Creativity And Chaos

Chaos and creativityAccording to an anonymous quote I read recently “Chaos is not merely a mindless jiggling, it’s a subtle form of order”. Chaos theory is closely linked to creativity so I will provide a brief introduction. In reality there is no chaos, just different levels of order!

There are some fundamental concepts which I first need to point out:

  • The key for us to perceive or observe order is perspective
  • There can be order in apparent randomness
  • It only takes a very small change to move from a chaotic system into an ordered one and vice versa. Such events have been labelled as a ‘strange attractor’.

Imagine you are inside a system which appears chaotic, for instance an atom. You will observe electrons whizzing around your head like insects in a random fashion. Step up a level and you will notice that everything appears more ordered. If you step up to the molecular, you should notice that things will appear more ordered still.

In science lessons at school we have all observed Brownian motion. Here molecules apparently move in a random fashion when heated. Later we discovered that they conformed to a mathematical formula after our teachers conducted a random walk experiment.

It seems that if we can attain a high enough vantage point then we can indeed ‘separate the wood from the trees’. Slip low down and once again we become lost in chaos.

How can we make use of this knowledge within our organisations and businesses? Well layers of hierarchy do remove those at the top from the apparent chaos. At each level those within the organisation must learn to recognise the patterns of the adjacent level.

Insert too many layers and you cannot see what is happening, and if we insert too few will result in brains frazzled by complexity. For an organisation the implications are profound. To improve the performance of an organisation we must do a little pruning. We must remove some of the layers that build up over time that merely act as sticking plasters.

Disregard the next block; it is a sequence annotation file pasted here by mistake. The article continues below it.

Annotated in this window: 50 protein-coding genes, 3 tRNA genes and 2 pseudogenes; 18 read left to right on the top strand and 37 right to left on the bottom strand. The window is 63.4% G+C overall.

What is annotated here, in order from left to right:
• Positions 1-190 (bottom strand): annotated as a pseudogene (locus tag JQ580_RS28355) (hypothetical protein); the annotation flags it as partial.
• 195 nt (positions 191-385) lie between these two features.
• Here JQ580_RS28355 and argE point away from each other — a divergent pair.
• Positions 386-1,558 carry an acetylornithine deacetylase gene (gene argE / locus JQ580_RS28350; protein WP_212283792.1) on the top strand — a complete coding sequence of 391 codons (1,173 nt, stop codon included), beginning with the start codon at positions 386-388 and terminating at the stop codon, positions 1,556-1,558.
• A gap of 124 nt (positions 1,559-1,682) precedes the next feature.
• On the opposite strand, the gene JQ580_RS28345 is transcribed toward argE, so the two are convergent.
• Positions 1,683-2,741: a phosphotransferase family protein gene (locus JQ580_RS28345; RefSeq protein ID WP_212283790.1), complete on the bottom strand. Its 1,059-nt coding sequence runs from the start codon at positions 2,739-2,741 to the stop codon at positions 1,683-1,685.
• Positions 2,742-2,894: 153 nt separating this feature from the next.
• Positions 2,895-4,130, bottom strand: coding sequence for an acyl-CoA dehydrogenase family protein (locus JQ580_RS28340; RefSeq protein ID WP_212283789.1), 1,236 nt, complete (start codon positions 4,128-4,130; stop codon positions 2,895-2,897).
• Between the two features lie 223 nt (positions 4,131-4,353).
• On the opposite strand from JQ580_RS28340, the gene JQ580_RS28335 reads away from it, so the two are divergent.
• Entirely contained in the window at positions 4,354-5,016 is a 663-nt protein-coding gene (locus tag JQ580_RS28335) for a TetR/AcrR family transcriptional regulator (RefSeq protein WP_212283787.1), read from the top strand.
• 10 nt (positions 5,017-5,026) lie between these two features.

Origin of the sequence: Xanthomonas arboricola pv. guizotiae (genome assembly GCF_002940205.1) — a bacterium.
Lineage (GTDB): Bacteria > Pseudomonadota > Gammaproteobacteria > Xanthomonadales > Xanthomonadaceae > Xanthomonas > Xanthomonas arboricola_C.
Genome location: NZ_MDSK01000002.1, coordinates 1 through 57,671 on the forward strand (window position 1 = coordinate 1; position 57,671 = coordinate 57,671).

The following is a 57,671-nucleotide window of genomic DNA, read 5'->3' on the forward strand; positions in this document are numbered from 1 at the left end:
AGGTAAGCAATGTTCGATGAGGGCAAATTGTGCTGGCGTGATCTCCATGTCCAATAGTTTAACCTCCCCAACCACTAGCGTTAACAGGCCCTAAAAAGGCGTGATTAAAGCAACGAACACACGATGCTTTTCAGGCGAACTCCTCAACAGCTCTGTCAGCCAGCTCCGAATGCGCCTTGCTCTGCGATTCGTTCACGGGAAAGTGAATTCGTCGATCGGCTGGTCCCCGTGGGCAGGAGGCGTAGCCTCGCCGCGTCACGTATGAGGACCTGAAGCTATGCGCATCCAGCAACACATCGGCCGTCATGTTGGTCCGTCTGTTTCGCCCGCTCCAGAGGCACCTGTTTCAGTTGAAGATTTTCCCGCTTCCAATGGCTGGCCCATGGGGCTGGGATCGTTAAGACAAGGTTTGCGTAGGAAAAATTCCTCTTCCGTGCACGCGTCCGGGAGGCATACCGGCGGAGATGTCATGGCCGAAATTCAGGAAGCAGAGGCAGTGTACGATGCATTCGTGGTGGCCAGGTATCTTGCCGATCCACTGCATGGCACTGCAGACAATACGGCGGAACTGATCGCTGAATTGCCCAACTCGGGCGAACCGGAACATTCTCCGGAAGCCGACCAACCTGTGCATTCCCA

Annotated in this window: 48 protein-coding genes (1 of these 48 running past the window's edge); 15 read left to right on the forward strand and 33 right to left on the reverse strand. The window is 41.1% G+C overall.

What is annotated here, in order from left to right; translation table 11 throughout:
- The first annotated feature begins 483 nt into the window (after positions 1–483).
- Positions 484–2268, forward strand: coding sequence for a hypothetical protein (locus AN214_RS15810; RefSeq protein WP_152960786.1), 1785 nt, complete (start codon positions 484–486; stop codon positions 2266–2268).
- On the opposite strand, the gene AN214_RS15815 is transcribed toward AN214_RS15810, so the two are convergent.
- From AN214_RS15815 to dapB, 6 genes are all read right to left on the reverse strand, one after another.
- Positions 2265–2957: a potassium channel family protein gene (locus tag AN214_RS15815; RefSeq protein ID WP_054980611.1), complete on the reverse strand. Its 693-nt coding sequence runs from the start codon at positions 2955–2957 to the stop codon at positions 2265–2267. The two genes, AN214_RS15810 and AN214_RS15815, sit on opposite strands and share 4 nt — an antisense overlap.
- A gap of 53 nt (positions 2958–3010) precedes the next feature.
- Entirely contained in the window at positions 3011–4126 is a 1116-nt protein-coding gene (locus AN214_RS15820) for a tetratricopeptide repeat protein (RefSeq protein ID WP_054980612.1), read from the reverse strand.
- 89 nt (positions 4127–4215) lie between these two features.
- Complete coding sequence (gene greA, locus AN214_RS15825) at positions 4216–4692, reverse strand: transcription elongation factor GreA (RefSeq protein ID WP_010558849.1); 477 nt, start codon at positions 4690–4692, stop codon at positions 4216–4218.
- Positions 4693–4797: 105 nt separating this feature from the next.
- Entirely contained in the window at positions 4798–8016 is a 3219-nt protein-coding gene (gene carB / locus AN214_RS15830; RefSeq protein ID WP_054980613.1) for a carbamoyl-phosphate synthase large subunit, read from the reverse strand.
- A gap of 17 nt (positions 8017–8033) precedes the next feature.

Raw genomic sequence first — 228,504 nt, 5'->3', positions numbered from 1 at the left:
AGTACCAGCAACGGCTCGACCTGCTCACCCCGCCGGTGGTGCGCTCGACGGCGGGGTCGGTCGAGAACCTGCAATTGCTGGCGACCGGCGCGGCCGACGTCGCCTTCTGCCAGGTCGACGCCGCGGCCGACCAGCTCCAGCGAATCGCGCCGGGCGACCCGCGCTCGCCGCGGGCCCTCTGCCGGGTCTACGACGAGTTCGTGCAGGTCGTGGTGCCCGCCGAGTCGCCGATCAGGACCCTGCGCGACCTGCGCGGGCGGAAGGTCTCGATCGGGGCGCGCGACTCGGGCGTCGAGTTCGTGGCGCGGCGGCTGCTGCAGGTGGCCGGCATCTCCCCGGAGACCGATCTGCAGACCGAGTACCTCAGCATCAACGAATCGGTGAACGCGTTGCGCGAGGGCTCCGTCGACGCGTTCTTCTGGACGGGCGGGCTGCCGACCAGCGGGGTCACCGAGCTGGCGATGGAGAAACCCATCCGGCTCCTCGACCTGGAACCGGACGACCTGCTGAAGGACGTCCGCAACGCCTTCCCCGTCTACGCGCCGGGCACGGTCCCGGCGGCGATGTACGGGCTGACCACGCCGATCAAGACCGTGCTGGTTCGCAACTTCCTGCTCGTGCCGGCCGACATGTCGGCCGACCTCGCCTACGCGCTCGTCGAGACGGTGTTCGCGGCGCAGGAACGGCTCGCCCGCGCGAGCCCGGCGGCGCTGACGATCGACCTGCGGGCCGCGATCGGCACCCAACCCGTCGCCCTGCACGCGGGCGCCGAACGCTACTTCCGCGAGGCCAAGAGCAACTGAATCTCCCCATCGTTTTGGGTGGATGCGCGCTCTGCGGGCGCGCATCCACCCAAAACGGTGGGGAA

Too many attempts to interpret or understand is a little like Chinese Whispers, and then to make sure we have it right we begin writing everything down as procedures and red tape takes over. We then restore order, but we may lose creativity forever.

We must learn to walk that fine line between complexity and order that allows us to both implement a strategy and make use of chaos at the same time.

This is the key principle of the creative organisation.

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Creativity – It’s All About Perspective

As Albert Einstein noted, a problem cannot be solved within the same frame of reference in which it was created. This does not mean that we have to employ Einstein’s methods and shift ourselves into outer space or become time travellers, it simply means that our problem must be reframed or looked at in a new way. You can get someone else to look at your problem or just change your own perspective.

My good friend Gerardo Porras, based in Mexico, created a very useful metaphor for this very situation. We are inside our house looking out and what we see is governed by the shape of the window and the colour of the glass. To add to this metaphor, our view through the window is also governed by the laws of physics, we can only see what is in our line of sight so to look in a different direction we must choose a new window.

We could, of course, leave our ‘house’ and take in all of the scenery by turning around and looking in every direction. If we were exploring then that is exactly what we would do, but within organisations we need to make decisions and too much information can make those decisions difficult to take. So whilst we might need to change the way we look at a problem in an organisation, generating too many options or business ideas may be unhelpful.